VanMeveren Law Group — December 2019

Foundations 970

SOUTH 2038 Caribou Drive, Suite 101 Fort Collins, CO 80525

OLD TOWN 123 North College Ave., Suite 112 Fort Collins, CO 80524


Fort Collins Joins the E-Scooter Craze


As most of you know, electric bikes and scooters (e-bikes and e-scooters, respectively) are all the rage throughout Colorado’s Front Range communities. In the past six months, Fort Collins has also joined the party and has adopted two new pilot programs for the bikes and scooters. The first pilot program was implemented last spring, providing e-bike riders with some important rules and guidelines. Fort Collins has also launched a brand- new e-scooter program that provides a whole new set of rules applicable to the e-scooters. E-bikes are bicycles with two or three wheels that are fully operable with pedals but also have a small electric motor. E-bikes fall into three categories: Class 1, 2, and 3. Wisely, Fort Collins is not permitting the faster Class 3 e-bikes to travel on our paved trails, as Class 3 e-bikes can travel at speeds up to around 30 miles per hour and pose hazards to other people. However, Fort Collins is permitting the use of Class 1 and Class 2 e-bikes on paved trails, and the city encourages riders to abide by a courtesy speed limit of 15 mph. Trail etiquette and trail laws applicable to standard bikes also apply to e-bikes. During the one-year pilot program, conflicts and safety issues will be evaluated by park rangers, city staff, and volunteers in order to determine the best next step after the program is complete. E-scooters are newer to the FOCO scene, following a recent partnership between the city of Fort Collins and the e-scooter company Bird. For $1.00 to start and $0.33 per minute, Bird scooters are available to anyone who downloads the app. They can be found at various sites around the city. Here’s what you need to know before your first e-scooter ride. • Riding in natural areas and on unpaved trails is prohibited. • Riders must dismount and walk e-scooters before entering a crosswalk. • Parking e-scooters must be done in an upright fashion and only in designated parking zones on hard surfaces and/or near bicycle parking areas, provided the e-scooter doesn’t obscure the flow of pedestrian travel, block fire hydrants, or obstruct bus benches.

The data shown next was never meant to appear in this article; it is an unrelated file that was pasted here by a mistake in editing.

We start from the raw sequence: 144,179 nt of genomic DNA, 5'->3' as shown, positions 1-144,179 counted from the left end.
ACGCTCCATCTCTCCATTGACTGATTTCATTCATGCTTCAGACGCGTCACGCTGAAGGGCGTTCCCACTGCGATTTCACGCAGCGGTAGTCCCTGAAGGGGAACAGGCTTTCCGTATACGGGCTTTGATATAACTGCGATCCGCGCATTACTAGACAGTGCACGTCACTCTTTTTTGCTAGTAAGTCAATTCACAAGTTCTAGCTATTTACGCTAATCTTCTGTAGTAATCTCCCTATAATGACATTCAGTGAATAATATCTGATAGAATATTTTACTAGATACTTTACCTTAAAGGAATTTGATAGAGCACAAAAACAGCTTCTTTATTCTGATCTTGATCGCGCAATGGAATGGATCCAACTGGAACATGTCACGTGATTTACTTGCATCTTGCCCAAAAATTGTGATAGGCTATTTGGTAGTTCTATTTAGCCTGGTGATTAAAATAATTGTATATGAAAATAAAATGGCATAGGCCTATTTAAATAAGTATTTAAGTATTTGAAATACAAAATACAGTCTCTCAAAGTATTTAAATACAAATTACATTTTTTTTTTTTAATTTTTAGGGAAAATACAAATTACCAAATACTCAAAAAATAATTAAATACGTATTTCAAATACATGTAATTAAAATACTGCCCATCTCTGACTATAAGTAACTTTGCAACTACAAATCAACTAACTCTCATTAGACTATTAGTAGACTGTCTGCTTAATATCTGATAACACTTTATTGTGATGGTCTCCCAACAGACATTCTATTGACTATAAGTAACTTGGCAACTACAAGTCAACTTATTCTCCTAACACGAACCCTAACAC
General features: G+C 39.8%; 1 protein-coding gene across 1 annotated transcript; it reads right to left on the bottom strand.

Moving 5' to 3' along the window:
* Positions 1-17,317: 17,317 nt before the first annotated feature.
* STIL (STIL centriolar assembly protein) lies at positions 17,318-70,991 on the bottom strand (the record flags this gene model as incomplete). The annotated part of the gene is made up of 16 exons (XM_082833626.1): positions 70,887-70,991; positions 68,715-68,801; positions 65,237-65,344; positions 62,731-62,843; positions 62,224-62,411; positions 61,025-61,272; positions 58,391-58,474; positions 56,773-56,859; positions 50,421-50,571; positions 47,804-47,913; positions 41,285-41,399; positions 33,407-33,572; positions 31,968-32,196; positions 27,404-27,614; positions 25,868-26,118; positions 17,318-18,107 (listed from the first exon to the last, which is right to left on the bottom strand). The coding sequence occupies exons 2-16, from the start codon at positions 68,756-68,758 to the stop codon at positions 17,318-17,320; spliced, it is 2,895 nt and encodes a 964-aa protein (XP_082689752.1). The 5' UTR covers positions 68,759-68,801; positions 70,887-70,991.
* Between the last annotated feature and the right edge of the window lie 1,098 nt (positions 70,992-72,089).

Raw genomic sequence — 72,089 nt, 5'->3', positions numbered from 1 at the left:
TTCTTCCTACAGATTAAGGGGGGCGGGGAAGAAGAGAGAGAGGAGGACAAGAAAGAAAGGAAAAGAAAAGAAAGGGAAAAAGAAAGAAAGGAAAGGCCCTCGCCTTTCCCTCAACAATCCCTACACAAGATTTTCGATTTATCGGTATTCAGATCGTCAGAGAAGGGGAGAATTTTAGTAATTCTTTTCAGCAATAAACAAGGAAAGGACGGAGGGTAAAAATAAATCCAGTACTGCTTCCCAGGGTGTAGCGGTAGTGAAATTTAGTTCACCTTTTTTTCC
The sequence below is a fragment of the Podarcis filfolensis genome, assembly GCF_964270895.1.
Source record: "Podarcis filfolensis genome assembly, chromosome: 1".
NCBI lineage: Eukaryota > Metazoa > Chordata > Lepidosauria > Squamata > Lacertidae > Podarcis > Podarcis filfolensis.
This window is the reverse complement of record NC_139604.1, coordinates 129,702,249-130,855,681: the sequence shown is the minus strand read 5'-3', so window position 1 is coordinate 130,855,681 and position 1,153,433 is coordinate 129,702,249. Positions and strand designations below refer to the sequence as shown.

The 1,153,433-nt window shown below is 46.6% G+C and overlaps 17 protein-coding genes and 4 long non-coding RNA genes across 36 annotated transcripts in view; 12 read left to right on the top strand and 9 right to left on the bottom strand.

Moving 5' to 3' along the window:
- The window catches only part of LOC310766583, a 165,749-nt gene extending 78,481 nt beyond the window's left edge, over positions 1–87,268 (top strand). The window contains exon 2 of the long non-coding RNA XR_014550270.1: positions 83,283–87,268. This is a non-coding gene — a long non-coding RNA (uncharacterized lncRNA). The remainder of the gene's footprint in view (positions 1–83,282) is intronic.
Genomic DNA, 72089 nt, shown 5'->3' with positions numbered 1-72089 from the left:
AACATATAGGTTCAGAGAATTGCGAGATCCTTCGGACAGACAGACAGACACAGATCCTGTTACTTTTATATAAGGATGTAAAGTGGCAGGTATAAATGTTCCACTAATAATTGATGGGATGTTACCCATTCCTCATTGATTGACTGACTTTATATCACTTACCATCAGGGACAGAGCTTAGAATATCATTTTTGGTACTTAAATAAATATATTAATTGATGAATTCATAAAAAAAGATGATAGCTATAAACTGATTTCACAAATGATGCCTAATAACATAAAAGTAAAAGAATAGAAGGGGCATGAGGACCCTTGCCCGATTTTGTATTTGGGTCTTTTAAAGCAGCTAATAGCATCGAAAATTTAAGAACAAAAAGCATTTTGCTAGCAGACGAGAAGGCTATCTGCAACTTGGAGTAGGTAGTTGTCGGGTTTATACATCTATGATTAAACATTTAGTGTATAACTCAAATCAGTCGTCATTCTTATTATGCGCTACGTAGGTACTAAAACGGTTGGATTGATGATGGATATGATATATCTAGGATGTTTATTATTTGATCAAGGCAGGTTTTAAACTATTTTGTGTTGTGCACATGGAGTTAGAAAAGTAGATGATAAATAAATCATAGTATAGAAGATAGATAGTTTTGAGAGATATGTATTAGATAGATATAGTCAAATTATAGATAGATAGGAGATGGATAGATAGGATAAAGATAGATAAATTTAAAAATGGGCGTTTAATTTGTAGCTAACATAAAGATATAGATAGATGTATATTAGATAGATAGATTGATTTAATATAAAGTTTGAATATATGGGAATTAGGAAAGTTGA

• Riding on sidewalks is permitted outside of dismount zones (but not on CSU campus property or designated city dismount zones). • Helmets are not required but are encouraged; helmets are available through the Bird app and at safety events. On top of these guidelines, Bird also requires riders to photograph their e-scooter at the end of their ride to record ride time and distance as well as to encourage responsible parking. Unfortunately, these fun little scooters come with a dark side. In 2017, they accounted for over 1,500 crashes in the U.S. In addition, scooter versus pedestrian and scooter versus motor vehicle conflicts are on the rise. Liability for crashes involving e-scooters is based on negligence principles, and, in Colorado, our comparative fault laws apply. In rare instances, e-scooters have been known to malfunction, causing serious injury or death and giving rise to product liability claims.

If you choose to ride an e-bike or e-scooter, remember to ride responsibly. Abide by the rules of the road and the guidelines that apply to these types of vehicles. If you are involved in a conflict or a crash involving an e-bike or e-scooter, contact an experienced lawyer who specializes in injury law as soon as possible.

–Bryan VanMeveren

970-495-9741 • 1

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